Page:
Funny that. I seem to recall one or two posters some years ago jumping on a band wagon specifically stating that you could not prove a negative. Of course, it was a negative that they didn't agree with. You were on the forums then, do you happen to remember who they were by any chance?
Anyways, another poster recommended a book on the forum, again, a few years ago, that I went out to find and finally bought. It is entitled Historians' Fallacies: Toward a Logic of Historical Thought by David Hackett Fischer, who is a pretty good historian himself. On page 47 he names 'The Fallacy of the Negative Proof' which he states 'is an attempt to sustain a factual proposition merely by negative evidence.' Further on, on page 62 regarding historical evidence, Fischer states that 'evidence must always be affirmative. Negative evidence is a contradiction in terms-it is no evidence at all. The nonexistence of an object is established not by nonexistent evidence but by affirmative evidence of the fact that it did not, or could not exist.'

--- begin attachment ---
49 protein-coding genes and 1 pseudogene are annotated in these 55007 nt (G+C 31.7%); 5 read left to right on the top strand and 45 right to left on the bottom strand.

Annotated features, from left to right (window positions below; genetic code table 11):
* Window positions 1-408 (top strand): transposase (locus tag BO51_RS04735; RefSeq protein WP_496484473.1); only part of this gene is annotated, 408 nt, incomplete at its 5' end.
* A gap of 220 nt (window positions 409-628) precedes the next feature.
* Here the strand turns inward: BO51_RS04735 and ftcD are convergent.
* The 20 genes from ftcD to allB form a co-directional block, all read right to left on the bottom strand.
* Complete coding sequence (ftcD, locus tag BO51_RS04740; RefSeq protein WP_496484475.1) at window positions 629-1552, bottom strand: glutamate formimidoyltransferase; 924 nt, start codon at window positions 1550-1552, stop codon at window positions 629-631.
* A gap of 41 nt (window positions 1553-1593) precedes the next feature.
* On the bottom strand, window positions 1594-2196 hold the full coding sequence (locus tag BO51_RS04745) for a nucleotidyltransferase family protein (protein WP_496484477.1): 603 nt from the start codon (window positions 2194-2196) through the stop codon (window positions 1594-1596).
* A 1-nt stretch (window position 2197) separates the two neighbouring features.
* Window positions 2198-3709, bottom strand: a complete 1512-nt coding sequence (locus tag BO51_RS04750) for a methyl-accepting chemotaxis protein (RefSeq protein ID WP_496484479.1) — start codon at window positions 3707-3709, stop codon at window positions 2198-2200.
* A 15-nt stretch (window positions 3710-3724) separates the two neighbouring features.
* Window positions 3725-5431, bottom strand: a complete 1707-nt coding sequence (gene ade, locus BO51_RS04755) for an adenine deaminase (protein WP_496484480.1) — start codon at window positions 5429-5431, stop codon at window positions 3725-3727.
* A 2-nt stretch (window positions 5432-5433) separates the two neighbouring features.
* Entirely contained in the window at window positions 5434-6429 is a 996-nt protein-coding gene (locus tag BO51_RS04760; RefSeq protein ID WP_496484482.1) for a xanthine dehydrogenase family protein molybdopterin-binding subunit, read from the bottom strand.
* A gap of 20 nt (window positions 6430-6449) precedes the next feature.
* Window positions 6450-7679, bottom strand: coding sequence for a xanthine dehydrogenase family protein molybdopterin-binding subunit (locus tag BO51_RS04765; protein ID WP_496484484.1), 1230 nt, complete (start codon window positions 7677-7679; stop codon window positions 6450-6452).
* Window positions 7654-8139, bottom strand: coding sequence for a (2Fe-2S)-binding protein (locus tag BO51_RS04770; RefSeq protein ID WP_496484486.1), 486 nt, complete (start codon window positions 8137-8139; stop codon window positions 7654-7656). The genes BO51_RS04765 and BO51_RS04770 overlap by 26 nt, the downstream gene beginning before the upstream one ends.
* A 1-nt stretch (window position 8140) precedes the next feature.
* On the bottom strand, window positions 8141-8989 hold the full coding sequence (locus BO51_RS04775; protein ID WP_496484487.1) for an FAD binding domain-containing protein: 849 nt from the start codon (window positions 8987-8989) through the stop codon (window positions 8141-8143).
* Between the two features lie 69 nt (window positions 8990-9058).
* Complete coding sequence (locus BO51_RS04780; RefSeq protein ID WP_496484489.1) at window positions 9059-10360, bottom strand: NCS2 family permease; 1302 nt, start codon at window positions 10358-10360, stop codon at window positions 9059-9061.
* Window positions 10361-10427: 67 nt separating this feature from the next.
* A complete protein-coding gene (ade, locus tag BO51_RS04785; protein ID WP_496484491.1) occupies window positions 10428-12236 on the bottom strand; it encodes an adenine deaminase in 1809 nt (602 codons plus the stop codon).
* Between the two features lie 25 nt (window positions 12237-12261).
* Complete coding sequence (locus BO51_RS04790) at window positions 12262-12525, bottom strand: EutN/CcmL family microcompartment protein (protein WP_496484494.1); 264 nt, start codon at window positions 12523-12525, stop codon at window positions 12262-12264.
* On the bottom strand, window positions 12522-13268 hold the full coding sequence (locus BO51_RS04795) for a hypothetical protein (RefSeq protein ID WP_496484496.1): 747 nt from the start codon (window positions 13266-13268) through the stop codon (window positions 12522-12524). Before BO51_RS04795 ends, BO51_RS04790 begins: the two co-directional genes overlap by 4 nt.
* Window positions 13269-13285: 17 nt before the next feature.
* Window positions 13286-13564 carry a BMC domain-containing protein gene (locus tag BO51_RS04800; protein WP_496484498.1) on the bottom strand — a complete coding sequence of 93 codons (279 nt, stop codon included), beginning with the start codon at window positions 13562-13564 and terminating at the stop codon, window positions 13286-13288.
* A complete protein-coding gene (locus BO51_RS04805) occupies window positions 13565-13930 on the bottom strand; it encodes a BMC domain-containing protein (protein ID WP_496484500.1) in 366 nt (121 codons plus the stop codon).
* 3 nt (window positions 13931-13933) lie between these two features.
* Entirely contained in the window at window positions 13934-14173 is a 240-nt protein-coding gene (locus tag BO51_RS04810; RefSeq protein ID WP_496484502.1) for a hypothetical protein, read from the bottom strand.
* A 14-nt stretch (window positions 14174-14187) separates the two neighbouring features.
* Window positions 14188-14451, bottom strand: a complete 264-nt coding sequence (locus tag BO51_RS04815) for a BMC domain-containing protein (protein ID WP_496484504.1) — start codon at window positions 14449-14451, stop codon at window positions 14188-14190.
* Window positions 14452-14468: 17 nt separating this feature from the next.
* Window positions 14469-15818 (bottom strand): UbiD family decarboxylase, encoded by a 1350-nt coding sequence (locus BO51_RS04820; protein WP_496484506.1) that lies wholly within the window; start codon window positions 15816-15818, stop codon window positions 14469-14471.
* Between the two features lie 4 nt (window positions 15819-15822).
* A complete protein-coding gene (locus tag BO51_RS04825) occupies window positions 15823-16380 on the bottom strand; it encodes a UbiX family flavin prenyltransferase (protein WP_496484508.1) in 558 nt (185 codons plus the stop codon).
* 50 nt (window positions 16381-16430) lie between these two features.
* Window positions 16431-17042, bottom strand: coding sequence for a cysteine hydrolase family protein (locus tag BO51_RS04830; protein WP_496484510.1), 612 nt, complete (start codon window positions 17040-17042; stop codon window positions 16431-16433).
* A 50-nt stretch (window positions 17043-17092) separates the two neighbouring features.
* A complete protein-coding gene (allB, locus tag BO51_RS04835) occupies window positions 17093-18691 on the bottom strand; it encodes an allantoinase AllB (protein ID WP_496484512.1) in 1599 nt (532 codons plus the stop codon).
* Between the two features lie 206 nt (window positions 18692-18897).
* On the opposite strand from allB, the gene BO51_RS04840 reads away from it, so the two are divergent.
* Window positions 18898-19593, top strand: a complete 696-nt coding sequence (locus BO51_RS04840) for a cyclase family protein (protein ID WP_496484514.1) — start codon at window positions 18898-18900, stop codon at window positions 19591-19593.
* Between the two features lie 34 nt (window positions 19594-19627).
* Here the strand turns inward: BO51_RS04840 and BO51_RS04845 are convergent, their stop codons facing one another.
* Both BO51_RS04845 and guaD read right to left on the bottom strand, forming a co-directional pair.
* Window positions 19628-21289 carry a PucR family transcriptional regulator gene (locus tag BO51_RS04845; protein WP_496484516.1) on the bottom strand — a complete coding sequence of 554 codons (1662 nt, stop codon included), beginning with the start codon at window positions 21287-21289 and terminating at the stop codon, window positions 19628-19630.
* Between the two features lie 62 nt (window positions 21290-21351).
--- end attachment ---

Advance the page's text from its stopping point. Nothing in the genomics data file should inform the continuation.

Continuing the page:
This subject also came up in my military history masters' program, and academic historians tend to agree with the tenet. Quite simply, you cannot prove a negative. That tenet is part and parcel of historical investigation and argument.
I would highly recommend this book to anyone interested in how to present historical evidence in attempts to prove or argue about an historical subject.